Between 2001 and 2011 there was a 1.7 million rise in the number of households in England and Wales to stand at 23.4 million households. Nearly all of this increase has happened within the rental sector which increased by 1.6 million households over the same period. There was an 110,000 rise in the number of householders owning their home. This has meant that over the decade the percentage of people owning their home fell for the first time in almost a century across England and Wales. The fall in ownership from a peak of 69% in 2001 to 64% in 2011 happened against an economic backdrop of tighter lending requirements since the financial crash in 2008 and increasing difficulty to raise deposits with house prices increasing at a much faster rate than wages.
All of the increase in renting over the decade occurred within the private rental sector, continuing a trend that happened between 1991 and 2001. This followed the passing of a Housing Act in 1988 that aimed to reverse rent controls introduced in 1915, by allowing landlords and tenants to negotiate rent levels, which made it more attractive to become a private landlord. Before 1991 the private rental sector was in long term decline – in 1918, 76% of households were privately renting.
Social housing rose throughout the century until the right-to-buy scheme
In 1918 just 1% of homes were socially rented, but the need to rebuild following the First World War, saw the Government of the day introduce a social housing policy in 1919, in which they subsidised and passed a law forcing local authorities to provide social housing. The numbers of people in social housing continued to rise throughout the century, peaking at 31% in 1981, just after the introduction of the right-to-buy scheme. This scheme saw people buying their social homes and coupled with new relaxed requirements on the building of new social housing, over the past 30 years, social renting has fallen back to 18% in 2011.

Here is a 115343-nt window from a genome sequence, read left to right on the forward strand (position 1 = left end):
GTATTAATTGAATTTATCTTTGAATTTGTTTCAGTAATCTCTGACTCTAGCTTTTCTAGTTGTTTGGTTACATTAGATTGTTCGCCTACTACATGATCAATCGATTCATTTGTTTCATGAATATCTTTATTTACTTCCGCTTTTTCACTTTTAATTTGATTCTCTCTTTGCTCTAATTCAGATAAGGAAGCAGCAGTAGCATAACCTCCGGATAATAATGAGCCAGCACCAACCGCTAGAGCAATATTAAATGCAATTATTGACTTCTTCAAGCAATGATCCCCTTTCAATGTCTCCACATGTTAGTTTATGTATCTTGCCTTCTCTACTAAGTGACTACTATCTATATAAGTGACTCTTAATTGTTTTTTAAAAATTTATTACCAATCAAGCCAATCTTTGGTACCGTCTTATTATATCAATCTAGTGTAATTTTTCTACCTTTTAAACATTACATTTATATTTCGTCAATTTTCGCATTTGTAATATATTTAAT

Renting increases across all regions of England and in Wales
The percentage of households renting increased in all English regions and in Wales, in the decade to 2011. London had the highest percentage of renters, where over half of householders rented, at 50.4%. This was about 15 percentage points higher than the average for England and Wales which was 35.7%. The second highest region was the North East with 37.8%, while Yorkshire and The Humber with 35.5% had the third highest rate. The region with the lowest percentage of households that were renting was in the South East at 31.3%.
More local area analysis of housing is available in the full story looking at A Century of Home Ownership and Renting in England and Wales.
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